I think there are two solutions.

  1. One solution is to call same-sex unions “civil unions” and warrant the EXACT same benefits shared by their heterosexual counterparts.
  2. Recognize all marriages or same-sex unions as “civil unions” (at least from a state and federal perspective).

Regardless of my opinion I think that in the near future, “gay marriage” will be legal throughout the country.  I think it is kind of dumb that a gay couple has to drive to another state to gain equal benefits.

What do you think?

Email: realtalkdebate2012@gmail.com

Twitter: @adrakontaidis & @talkrealdebate

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About adrakontaidis

A conservative who doesn't pander to the GOP.

13 responses to “SCOTUS to decide the legality of “Gay Marriage””

  1. JF Owen says :

    For many years, I have advocated for your option 2. I believe that the legal, contractual obligations between two individuals who want to share their lives should be defined and enforced by the government and considered civil unions. If they want the spiritual and religious aspects of a “marriage” as defined by a church, that’s fine but it should be optional and separate.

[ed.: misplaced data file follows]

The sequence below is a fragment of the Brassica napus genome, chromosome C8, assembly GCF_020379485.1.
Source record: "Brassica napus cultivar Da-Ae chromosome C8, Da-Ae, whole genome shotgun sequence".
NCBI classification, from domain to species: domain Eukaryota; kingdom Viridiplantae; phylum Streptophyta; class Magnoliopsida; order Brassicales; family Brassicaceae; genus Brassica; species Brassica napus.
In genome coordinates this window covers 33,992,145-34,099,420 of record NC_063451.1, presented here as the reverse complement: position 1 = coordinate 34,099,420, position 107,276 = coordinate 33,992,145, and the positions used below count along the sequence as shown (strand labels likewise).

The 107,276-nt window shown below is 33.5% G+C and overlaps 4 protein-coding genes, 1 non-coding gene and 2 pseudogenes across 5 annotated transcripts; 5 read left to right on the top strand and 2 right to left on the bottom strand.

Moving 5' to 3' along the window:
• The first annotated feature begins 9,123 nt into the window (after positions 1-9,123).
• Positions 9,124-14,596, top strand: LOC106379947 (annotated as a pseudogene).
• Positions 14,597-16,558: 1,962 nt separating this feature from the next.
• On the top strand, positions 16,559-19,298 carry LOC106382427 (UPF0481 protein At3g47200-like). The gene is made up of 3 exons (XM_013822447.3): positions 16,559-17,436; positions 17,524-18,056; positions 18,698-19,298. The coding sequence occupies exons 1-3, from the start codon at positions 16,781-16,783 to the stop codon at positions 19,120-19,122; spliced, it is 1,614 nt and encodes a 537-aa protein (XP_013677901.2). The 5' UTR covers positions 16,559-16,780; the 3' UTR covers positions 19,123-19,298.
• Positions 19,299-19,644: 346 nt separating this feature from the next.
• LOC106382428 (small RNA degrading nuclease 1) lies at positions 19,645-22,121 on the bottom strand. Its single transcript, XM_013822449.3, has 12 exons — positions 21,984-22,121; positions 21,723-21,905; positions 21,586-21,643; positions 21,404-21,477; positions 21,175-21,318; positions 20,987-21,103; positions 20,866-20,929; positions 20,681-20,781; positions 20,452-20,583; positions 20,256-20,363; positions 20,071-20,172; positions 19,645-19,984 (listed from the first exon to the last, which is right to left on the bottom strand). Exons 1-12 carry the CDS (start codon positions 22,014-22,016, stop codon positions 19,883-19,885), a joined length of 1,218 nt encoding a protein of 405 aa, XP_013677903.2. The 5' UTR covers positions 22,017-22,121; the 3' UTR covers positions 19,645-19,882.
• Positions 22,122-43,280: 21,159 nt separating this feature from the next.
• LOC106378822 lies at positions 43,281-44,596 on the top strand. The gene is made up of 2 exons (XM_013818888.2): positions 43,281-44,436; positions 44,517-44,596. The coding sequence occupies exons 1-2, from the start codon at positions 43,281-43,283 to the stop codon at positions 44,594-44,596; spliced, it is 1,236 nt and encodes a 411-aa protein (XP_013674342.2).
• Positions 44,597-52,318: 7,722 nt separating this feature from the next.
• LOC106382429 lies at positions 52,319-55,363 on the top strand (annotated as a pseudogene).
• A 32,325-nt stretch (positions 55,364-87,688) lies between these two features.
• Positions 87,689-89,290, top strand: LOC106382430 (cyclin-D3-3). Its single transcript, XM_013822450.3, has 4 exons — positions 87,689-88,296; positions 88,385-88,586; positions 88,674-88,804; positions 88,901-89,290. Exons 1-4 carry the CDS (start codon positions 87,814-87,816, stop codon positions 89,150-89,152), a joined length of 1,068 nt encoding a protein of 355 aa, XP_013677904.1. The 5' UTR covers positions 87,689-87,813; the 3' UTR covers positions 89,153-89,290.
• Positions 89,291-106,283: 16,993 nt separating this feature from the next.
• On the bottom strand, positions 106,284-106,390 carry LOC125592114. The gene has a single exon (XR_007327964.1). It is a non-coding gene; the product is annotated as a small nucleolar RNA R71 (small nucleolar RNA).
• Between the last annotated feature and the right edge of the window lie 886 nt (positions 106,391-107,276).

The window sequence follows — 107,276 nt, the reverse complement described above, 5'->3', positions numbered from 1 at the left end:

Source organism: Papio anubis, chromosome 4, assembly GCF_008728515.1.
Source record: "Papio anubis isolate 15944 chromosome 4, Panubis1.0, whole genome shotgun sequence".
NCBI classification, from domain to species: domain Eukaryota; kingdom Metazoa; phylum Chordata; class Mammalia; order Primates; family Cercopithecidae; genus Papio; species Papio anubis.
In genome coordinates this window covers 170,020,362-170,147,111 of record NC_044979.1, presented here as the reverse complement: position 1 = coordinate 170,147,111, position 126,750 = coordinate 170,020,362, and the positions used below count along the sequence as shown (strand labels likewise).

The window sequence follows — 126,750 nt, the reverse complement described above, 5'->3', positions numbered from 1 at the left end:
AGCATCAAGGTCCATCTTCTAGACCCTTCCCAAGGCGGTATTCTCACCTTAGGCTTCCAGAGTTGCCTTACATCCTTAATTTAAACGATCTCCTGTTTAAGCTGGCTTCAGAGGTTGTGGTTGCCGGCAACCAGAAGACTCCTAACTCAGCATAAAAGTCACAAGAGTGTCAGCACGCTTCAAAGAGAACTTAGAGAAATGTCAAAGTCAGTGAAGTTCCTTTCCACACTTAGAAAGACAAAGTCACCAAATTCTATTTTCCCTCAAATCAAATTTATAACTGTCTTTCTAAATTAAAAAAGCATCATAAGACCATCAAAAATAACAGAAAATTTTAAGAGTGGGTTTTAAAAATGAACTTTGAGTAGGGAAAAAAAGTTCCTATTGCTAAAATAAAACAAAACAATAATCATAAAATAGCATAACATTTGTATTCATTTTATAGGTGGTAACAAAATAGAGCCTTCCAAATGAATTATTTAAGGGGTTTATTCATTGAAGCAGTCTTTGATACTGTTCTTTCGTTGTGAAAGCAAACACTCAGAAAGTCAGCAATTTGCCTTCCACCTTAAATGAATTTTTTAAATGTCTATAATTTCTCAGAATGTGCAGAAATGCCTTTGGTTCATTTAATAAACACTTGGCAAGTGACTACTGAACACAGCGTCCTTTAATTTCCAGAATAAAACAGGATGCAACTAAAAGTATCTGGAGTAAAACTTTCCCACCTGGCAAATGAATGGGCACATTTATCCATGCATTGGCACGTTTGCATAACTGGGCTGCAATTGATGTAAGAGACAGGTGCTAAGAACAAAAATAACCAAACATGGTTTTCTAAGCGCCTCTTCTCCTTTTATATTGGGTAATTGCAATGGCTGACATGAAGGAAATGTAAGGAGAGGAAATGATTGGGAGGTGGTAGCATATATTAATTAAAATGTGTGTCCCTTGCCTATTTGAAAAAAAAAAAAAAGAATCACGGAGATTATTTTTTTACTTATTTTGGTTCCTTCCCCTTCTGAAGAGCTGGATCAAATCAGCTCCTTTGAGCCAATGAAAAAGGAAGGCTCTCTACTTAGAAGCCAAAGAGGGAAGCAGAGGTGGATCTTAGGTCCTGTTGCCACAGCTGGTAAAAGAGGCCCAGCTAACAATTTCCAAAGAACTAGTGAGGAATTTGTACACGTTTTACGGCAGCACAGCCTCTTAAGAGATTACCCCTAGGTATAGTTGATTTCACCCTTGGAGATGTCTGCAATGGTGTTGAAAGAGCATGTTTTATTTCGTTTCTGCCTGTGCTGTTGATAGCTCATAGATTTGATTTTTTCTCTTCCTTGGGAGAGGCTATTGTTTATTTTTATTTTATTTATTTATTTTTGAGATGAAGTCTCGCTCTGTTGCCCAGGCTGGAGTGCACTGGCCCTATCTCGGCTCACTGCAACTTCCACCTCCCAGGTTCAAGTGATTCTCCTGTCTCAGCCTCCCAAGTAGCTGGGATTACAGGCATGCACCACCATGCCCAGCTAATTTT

We already have a long standing implementation of this concept. The Catholic church defines marriage differently from any state government in that they don’t recognize the validity of a marriage unless it is performed by a priest or the validity of divorce under any circumstances. Society has made that work for centuries. I see no reason why that separation of responsibility and control should be unworkable on a larger framework.

    If we take the word “marriage” out of the civil definition, then the sex of the partners is irrelevant. Let the church elders argue over the definition of marriage and deal with their parishioners who disagree with the definition and rules they provide.

    • realtalkrealdebate says :

      Thanks for the comment!

      I agree that Option 2 would be the best option. I find the fact that the Supreme Court has to acknowledge that everyone is entitled to equal rights rather ludicrous. Removing the word marriage from legal obligations would solve the issue.

  2. reasoningpolitics says :

    I think your #2 option is the perfect way for those who feel ‘marriage’ is a religious bond between a man and a woman. If you get government out of the ‘marriage’ business altogether and get it into the ‘civil unions’ for all, the problems just evaporate.

    • realtalkrealdebate says :

      Definitely think the second option is the best and most logical to stop this bickering. Many people think the DODA and Prop 8 will be overturned. If gay marriage is deemed legal, it really doesn’t affect my life. I just want equal rights for all American citizens.

      Thanks for the comment! Glad to see you are back 🙂